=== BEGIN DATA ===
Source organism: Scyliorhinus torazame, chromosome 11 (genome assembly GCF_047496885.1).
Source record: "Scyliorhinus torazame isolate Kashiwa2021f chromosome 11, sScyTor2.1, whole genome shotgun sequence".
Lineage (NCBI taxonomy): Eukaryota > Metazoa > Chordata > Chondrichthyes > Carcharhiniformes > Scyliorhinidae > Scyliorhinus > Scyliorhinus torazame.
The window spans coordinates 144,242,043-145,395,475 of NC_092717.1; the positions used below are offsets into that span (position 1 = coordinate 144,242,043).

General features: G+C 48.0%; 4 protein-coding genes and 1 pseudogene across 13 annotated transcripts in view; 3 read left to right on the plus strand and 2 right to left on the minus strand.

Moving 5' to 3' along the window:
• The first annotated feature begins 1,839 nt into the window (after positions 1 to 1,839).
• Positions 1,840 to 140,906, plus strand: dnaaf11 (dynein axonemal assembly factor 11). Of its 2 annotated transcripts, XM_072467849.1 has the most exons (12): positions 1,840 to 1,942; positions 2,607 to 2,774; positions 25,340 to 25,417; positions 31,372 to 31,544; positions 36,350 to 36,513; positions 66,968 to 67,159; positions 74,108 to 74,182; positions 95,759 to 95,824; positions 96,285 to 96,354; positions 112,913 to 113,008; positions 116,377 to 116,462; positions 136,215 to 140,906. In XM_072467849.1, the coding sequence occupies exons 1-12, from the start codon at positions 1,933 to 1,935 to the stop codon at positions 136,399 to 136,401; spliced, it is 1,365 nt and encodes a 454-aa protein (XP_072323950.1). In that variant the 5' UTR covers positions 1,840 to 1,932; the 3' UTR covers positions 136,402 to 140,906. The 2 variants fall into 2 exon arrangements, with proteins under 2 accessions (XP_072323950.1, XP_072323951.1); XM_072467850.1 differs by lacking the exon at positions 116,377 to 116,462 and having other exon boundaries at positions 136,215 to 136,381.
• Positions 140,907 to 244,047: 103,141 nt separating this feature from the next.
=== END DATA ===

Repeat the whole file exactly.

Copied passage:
Source organism: Scyliorhinus torazame, chromosome 11 (genome assembly GCF_047496885.1).
Source record: "Scyliorhinus torazame isolate Kashiwa2021f chromosome 11, sScyTor2.1, whole genome shotgun sequence".
Lineage (NCBI taxonomy): Eukaryota > Metazoa > Chordata > Chondrichthyes > Carcharhiniformes > Scyliorhinidae > Scyliorhinus > Scyliorhinus torazame.
The window spans coordinates 144,242,043-145,395,475 of NC_092717.1; the positions used below are offsets into that span (position 1 = coordinate 144,242,043).

General features: G+C 48.0%; 4 protein-coding genes and 1 pseudogene across 13 annotated transcripts in view; 3 read left to right on the plus strand and 2 right to left on the minus strand.

Moving 5' to 3' along the window:
• The first annotated feature begins 1,839 nt into the window (after positions 1 to 1,839).
• Positions 1,840 to 140,906, plus strand: dnaaf11 (dynein axonemal assembly factor 11). Of its 2 annotated transcripts, XM_072467849.1 has the most exons (12): positions 1,840 to 1,942; positions 2,607 to 2,774; positions 25,340 to 25,417; positions 31,372 to 31,544; positions 36,350 to 36,513; positions 66,968 to 67,159; positions 74,108 to 74,182; positions 95,759 to 95,824; positions 96,285 to 96,354; positions 112,913 to 113,008; positions 116,377 to 116,462; positions 136,215 to 140,906. In XM_072467849.1, the coding sequence occupies exons 1-12, from the start codon at positions 1,933 to 1,935 to the stop codon at positions 136,399 to 136,401; spliced, it is 1,365 nt and encodes a 454-aa protein (XP_072323950.1). In that variant the 5' UTR covers positions 1,840 to 1,932; the 3' UTR covers positions 136,402 to 140,906. The 2 variants fall into 2 exon arrangements, with proteins under 2 accessions (XP_072323950.1, XP_072323951.1); XM_072467850.1 differs by lacking the exon at positions 116,377 to 116,462 and having other exon boundaries at positions 136,215 to 136,381.
• Positions 140,907 to 244,047: 103,141 nt separating this feature from the next.